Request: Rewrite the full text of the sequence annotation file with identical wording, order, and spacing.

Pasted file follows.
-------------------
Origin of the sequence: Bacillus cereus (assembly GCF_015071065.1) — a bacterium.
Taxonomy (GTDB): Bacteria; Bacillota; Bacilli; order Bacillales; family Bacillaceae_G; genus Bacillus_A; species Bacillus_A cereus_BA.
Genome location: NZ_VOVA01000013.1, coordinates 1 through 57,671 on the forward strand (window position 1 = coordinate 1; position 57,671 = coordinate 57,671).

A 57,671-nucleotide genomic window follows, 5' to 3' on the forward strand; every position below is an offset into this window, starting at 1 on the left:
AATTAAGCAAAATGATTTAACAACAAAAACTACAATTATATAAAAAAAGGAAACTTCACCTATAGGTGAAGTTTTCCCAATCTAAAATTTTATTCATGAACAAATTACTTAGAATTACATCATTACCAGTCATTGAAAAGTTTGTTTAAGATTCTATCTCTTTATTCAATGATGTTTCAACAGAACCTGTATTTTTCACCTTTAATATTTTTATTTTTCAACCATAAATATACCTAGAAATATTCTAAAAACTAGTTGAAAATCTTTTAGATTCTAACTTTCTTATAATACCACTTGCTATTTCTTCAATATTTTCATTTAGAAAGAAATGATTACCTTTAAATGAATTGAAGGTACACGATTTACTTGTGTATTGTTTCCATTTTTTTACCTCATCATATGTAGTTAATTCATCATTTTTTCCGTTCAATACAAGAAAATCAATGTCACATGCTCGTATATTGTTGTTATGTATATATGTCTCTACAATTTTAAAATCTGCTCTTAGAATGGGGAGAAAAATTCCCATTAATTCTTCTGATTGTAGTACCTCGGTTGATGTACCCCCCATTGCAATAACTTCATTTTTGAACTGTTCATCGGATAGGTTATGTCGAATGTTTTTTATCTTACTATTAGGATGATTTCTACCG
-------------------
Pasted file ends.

Origin of the sequence: Bacillus cereus (assembly GCF_015071065.1) — a bacterium.
Taxonomy (GTDB): Bacteria; Bacillota; Bacilli; order Bacillales; family Bacillaceae_G; genus Bacillus_A; species Bacillus_A cereus_BA.
Genome location: NZ_VOVA01000013.1, coordinates 1 through 57,671 on the forward strand (window position 1 = coordinate 1; position 57,671 = coordinate 57,671).

A 57,671-nucleotide genomic window follows, 5' to 3' on the forward strand; every position below is an offset into this window, starting at 1 on the left:
AATTAAGCAAAATGATTTAACAACAAAAACTACAATTATATAAAAAAAGGAAACTTCACCTATAGGTGAAGTTTTCCCAATCTAAAATTTTATTCATGAACAAATTACTTAGAATTACATCATTACCAGTCATTGAAAAGTTTGTTTAAGATTCTATCTCTTTATTCAATGATGTTTCAACAGAACCTGTATTTTTCACCTTTAATATTTTTATTTTTCAACCATAAATATACCTAGAAATATTCTAAAAACTAGTTGAAAATCTTTTAGATTCTAACTTTCTTATAATACCACTTGCTATTTCTTCAATATTTTCATTTAGAAAGAAATGATTACCTTTAAATGAATTGAAGGTACACGATTTACTTGTGTATTGTTTCCATTTTTTTACCTCATCATATGTAGTTAATTCATCATTTTTTCCGTTCAATACAAGAAAATCAATGTCACATGCTCGTATATTGTTGTTATGTATATATGTCTCTACAATTTTAAAATCTGCTCTTAGAATGGGGAGAAAAATTCCCATTAATTCTTCTGATTGTAGTACCTCGGTTGATGTACCCCCCATTGCAATAACTTCATTTTTGAACTGTTCATCGGATAGGTTATGTCGAATGTTTTTTATCTTACTATTAGGATGATTTCTACCG